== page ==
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The Stars and Stripes recently reported that seven soldiers – three men and four women – were being reprimanded for violating the pregnancy ban in northern Iraq. In early November, the ban was added to General Order No. 1 by Maj. Gen. Anthony Cucolo III, commander of troops in northern Iraq.

Since 2003, General Order No. 1 has prohibited more than a dozen activities that include drug use, alcohol consumption, gambling, proselytizing, sexual contact with a national and giving forbidden food to nationals. Many of the prohibitions are designed to reduce crime and promote good relations between troops and Iraqi nationals.

In both Iraq and Afghanistan, General Order No. 1 contains additional restrictions about sexuality and intimate relationships that go beyond the Uniform Code of Military Justice. These rules tend to be restrictive compared to those applied to noncombat zone personnel.

The new ban applies to service personnel and civilian contractors serving under Cucolo’s command. Anyone who becomes pregnant or impregnates service personnel will be reprimanded. This includes married couples.

While there is no intention of court-martialing any personnel – and six of the seven soldiers have received nonpermanent written reprimands (the seventh was charged with adultery and fraternization with a subordinate) – the ban comes as a shock to many Americans who have no direct contact with the war or do not possess a full understanding of the rational behind Cucolo’s order.

Currently, it is standard practice and policy that any woman who becomes pregnant in the Iraq war theater is reassigned within 14 days. For the unit, the loss of personnel and the down time needed to get replacement personnel up to speed creates a vacuum in high-demand units. For the personnel, a written reprimand and reassignment are potentially damaging to one’s career and chances for promotion.

Either way, the issue of pregnancy in a war zone creates challenges for both the military and the service personnel. The more women are integrated into the U.S. military, the more prominent these challenges will become.

While many will suspect gender discrimination behind the ban, Cucolo was pretty clear to Stars and Stripes that the ban was about keeping soldiers on the ground. He proclaimed:

“The message to my female soldiers is that I need you for the duration … I can’t tell you how valuable my female soldiers are. They fly helicopters. They run satellites. They’re mechanics. They’re medics. Some of the best intelligence analysts I have happen to be female. You start losing them when you’re facing a drawdown, and you really hurt the unit.”

The ban has already added fuel to the women-in-combat debate and brought moral condemnation. Critics on both sides of the abortion debate have expressed concern.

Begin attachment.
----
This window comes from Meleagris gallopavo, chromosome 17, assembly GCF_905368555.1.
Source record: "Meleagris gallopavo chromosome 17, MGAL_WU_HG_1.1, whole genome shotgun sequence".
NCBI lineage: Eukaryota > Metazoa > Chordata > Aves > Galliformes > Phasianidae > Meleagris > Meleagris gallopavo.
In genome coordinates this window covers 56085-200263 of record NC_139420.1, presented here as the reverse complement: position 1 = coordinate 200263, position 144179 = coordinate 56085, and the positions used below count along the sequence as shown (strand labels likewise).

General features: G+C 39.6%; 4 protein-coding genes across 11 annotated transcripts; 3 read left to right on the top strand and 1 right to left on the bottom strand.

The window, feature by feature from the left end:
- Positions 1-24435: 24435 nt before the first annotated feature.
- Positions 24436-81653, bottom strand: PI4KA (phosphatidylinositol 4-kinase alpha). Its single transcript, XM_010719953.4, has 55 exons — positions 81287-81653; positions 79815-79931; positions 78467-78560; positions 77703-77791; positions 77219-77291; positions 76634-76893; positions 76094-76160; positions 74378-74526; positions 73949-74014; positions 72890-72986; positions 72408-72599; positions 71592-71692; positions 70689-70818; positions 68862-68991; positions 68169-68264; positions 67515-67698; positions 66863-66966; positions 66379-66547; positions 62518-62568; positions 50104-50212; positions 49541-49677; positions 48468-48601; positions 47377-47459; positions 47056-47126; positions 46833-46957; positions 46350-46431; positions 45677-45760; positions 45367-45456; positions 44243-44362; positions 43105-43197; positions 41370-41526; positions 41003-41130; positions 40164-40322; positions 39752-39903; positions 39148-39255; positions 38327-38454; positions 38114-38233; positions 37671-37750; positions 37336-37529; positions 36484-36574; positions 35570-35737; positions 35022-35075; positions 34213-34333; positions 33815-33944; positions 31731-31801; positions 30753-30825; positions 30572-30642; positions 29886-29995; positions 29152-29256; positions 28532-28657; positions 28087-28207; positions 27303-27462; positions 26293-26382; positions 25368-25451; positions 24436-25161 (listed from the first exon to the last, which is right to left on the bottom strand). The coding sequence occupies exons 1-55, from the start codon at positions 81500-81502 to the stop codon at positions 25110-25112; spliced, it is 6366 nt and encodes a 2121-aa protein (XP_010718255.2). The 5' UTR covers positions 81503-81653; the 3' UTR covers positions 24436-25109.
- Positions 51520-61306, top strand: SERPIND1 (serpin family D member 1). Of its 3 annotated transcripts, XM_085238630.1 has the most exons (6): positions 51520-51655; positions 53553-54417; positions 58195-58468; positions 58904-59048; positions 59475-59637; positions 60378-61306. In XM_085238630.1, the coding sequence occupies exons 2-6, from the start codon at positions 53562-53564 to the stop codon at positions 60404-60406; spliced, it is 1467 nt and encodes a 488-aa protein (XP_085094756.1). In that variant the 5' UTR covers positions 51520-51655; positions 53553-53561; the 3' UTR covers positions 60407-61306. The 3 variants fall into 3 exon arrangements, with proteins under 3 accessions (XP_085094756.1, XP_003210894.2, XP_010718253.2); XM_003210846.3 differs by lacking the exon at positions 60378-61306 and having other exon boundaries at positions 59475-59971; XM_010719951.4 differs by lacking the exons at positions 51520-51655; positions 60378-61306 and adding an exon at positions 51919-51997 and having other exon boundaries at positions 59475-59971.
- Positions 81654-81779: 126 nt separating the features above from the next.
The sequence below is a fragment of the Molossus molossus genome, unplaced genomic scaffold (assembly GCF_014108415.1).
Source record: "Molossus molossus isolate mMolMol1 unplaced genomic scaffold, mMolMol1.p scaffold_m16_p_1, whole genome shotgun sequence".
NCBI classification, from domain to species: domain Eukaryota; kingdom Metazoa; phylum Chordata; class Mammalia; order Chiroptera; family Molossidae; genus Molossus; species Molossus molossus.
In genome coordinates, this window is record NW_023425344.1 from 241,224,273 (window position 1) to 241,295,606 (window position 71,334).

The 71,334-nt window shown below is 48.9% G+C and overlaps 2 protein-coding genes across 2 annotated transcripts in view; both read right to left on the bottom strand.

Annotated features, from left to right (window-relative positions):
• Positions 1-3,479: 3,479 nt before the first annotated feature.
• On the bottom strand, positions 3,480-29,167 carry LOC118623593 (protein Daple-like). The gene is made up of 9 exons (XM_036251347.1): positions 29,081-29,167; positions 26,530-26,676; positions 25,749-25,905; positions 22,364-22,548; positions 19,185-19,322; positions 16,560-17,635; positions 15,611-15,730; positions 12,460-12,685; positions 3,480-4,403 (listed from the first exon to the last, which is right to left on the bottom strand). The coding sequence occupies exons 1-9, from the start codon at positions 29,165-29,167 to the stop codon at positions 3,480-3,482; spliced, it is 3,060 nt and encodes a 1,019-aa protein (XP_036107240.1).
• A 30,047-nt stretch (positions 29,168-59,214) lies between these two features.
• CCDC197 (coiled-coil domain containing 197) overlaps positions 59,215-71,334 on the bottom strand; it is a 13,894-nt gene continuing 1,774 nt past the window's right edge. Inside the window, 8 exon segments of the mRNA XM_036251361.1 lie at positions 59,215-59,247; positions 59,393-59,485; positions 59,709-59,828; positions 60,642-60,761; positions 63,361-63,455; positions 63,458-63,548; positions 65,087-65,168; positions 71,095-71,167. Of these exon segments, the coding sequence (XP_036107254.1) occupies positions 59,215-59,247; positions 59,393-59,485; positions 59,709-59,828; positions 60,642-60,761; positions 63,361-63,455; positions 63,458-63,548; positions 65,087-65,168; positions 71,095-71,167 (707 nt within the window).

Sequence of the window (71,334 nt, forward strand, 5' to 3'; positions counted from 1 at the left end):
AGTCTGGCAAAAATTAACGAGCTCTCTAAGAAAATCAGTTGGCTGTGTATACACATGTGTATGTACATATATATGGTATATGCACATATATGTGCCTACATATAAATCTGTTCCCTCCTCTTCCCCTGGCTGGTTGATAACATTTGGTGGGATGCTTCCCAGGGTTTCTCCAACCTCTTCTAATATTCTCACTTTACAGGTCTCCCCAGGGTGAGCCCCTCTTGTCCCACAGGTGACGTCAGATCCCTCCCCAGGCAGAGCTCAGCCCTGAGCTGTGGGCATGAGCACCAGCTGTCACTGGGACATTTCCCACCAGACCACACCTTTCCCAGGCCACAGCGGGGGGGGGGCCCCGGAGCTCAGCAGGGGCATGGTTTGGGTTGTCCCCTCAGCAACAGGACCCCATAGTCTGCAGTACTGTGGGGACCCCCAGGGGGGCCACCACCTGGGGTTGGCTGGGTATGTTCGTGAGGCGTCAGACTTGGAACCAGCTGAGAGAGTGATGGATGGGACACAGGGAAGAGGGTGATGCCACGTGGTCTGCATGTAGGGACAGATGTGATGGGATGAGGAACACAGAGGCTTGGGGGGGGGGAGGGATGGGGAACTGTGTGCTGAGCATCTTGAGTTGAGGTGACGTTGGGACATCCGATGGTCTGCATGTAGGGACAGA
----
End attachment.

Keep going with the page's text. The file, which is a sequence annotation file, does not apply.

Obviously, pro-lifers are concerned that the ban will lead to more military abortions in spite of the U.S. military’s refusal to provide or finance nontherapeutic abortions. The question of providing the “morning after pill” or “Plan B” to soldiers has already been raised. Stories of self-conducted abortions (coat-hanger abortions) have started to float around the Internet.

On the other hand, pro-choice and feminist groups are concerned about the limitations placed upon female soldiers. It is the denial of a basic human right: The right to produce offspring. In addition, there is concern that the men who are involved in these cases will not be treated equally to the women who become pregnant.

Pragmatically, the U.S. armed forces need to reconsider the growing number of career families that have both spouses serving and the growing number of married career female service personnel with nonmilitary husbands. The majority of soldiers affected by the ban are of child-bearing age. With the length of the war and repeat deployments, many young couples are left wondering when they can start a family.

In addition, the ban affects normal marital intimacy. Since sexual activity comes with the risk of pregnancy in spite of the best contraceptives, one should worry about how the ban will affect the relationship of many couples who are already under stress due to the length of the Iraqi conflict.

As more and more women are integrated into the armed forces, Christian ethicists and military commanders need to revisit traditional rules of sexuality. While the ban appears to be designed to curb the loss of service personnel, it needs to take into account those couples who have chosen to devote a significant part of their career to military service.

Human sexuality and pregnancy illustrate key aspects of our human nature. Sexual intimacy is a vital part of a thriving marital relationship where each partner is attempting to make an intimate emotional connection with another. It is a reflection of our relational nature. We cannot be authentically human without it.

In addition, the production of offspring is part of our nature and follows from God’s command to “Be fruitful and multiply.” Both the relational and creative aspects of human sexuality are the reflection of the image each human bears from the creation.

Service personnel should not be forced to abandon their basic nature in favor of being good soldiers.

Monty M. Self is the oncology chaplain for the Baptist Health Medical Center – Little Rock and an adjunct instructor of ethics at the University of Arkansas at Little Rock.

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